April 13, 2017

Now Effective: Cover Page Changes for Many Forms

Yesterday, the self-effectuating changes – under the JOBS Act – to many of the SEC’s ’33 Act & ’34 Act forms became effective – since the rule changes were published in the Code of Federal Regulations. I originally blogged about this a few weeks ago, several days before the SEC put out their press release about it – not sure why the SEC waited to do that, but it seems to have caused some confusion among loyal readers (that along with my unartful title of that blog).

Most of these changes impact cover pages, which will help the SEC identify whether a filer is an “emerging growth company” or not. In other words, your cover pages will now change for these forms regardless if your company is an EGC or not.

We’re posting memos about these rules changes in our “Emerging Growth Companies” Practice Area. And see Keith Bishop’s blog about a flaw to the new cover pages…

PCAOB: Probing “Confidential Inspection Info” Leak

Here’s the intro from this WSJ article by Dave Michaels (also see this NY Times editorial):

Six employees at KPMG LLP have resigned after the U.S. audit regulator began investigating the leak of a confidential plan to inspect work performed by the global accounting firm, the company said Tuesday. The departing KPMG employees include four partners and Scott Marcello, a partner and the head of the firm’s audit practice, according to KPMG. The firm confirmed the matter after being contacted by The Wall Street Journal. Mr. Marcello couldn’t immediately be reached for comment.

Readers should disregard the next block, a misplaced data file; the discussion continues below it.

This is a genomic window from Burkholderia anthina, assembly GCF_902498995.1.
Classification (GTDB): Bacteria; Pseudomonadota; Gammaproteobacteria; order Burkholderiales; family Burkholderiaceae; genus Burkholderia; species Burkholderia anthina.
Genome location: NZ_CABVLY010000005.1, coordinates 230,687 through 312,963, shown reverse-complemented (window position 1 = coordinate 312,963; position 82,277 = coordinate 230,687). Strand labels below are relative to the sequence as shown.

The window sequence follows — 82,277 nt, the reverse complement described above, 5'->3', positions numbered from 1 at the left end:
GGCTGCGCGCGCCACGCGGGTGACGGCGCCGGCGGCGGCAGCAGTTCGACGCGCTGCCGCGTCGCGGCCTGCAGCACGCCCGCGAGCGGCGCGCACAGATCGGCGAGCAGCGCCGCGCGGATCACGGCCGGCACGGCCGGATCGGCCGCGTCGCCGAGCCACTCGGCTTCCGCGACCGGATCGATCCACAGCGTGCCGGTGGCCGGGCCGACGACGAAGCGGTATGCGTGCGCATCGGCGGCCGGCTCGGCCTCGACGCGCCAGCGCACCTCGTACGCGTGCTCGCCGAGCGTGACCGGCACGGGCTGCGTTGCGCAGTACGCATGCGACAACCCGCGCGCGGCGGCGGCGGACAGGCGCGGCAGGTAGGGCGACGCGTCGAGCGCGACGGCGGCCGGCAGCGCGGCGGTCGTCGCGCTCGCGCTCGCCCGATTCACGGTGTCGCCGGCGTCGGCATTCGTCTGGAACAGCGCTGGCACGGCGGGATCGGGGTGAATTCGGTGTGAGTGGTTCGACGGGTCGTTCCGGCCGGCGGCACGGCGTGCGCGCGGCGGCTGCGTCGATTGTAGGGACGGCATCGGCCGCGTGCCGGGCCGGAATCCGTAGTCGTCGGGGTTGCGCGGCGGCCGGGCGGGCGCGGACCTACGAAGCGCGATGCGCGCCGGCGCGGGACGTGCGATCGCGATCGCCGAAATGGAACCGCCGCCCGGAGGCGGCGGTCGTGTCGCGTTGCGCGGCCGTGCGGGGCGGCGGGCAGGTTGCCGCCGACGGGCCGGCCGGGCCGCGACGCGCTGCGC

The Public Company Accounting Oversight Board, created by Congress after the accounting scandals that took down Enron Corp. and WorldCom Inc. to police audits of listed companies, has hired an outside law firm to probe the breach, according to people familiar with the matter. The accounting board discovered the leak more than a month ago, according to the people, and the incident has sparked renewed concern about the management of the regulator, which has been criticized as moving slowly to advance new audit standards.

Revenue Recognition: Are Most Companies Behind?

Here’s an excerpt in this blog from “The SEC Institute”:

The second recent development is the release by Deloitte in a “Heads Up” newsletter in April 2017 of their most recent updated survey “Adopting the New Revenue Standard — Where Do Companies Stand?” In the survey, Deloitte found that many companies that had originally contemplated using a full retrospective have moved more towards the modified retrospective method. And, along with the worries of the SEC Chief Accountant above, they also found: “Slightly more than half of respondents had started to implement the new standard, but most were in the very early phases of adoption.”

Broc Romanek